Connecticut gubernatorial candidate John DeStefano, a Catholic, supports forcing Catholic hospitals to provide chemical abortions. Turning his back on religious liberty and unborn children has won him the endorsement of the pro-abortion group NOW:

Although Mayor DeStefano’s opponent is a woman, it is crystal clear which gubernatorial candidate is best for the women of Connecticut,” she said without naming Republican Gov. M. Jodi Rell.
One of the reasons for the endorsement was the controversy over a bill that would require all hospitals to provide the “Plan B” emergency contraceptive, the so-called “morning after pill,” to rape victims. Rell opposed the bill this year, saying there is no reason to change state law and that Roman Catholic hospitals should not be forced to provide pills that violate their beliefs. Rell’s running mate, former state Rep. Michael Fedele, said in a debate last week that the issue will become “moot” Jan. 1 when Plan B becomes available over the counter.

If, as NOW claims, DeStefano is “best for women” because he supports the pro-abortion attack on religious liberty, why does the latest Q poll show likely female voters preferring Rell by 65% to 27%? NOW’s endorsement is further evidence that—thankfully—they speak only for themselves and not, as they claim, for all women.

Also, the New Jersey court ruling imposing same-sex “marriage” or its equivalent is having repercussions in the fight for Congress:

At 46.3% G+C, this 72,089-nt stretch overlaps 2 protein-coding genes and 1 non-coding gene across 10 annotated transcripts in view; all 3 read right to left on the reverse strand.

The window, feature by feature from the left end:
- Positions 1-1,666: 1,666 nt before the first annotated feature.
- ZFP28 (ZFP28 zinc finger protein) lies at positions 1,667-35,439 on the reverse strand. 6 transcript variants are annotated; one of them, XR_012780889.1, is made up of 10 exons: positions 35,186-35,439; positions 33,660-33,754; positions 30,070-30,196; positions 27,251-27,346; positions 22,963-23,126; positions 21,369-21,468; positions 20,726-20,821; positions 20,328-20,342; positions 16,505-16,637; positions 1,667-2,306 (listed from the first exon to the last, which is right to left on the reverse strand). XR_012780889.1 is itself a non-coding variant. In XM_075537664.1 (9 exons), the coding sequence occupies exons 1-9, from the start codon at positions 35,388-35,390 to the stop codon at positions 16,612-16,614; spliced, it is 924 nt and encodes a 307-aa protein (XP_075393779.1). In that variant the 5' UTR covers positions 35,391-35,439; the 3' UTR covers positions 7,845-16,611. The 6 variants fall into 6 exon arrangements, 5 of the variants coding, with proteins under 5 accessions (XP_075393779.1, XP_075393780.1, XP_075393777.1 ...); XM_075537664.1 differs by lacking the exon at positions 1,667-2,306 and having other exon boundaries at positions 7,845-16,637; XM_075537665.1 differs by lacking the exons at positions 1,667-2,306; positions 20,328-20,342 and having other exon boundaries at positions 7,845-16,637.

NORFOLK, Va. — In the final stretch before Election Day, embattled Republicans feel as if they’ve received a gift from an unlikely donor: advocates of gay marriage.

They think that last week’s ruling by New Jersey’s Supreme Court ordering equal rights for gay couples — seven of whom had sued for the right to marry — is re-energizing Christian conservatives, who had been losing interest in and passion for politics. Republicans predict that could draw more conservatives to the polls next week, especially in the eight states that will vote on proposed amendments to their state constitutions to ban gay marriage.

The eight states comprise Virginia, Tennessee — coincidentally two states with razor-close Senate races that could decide which party controls the Senate next year — Arizona, Colorado, Idaho, South Carolina, South Dakota and Wisconsin.

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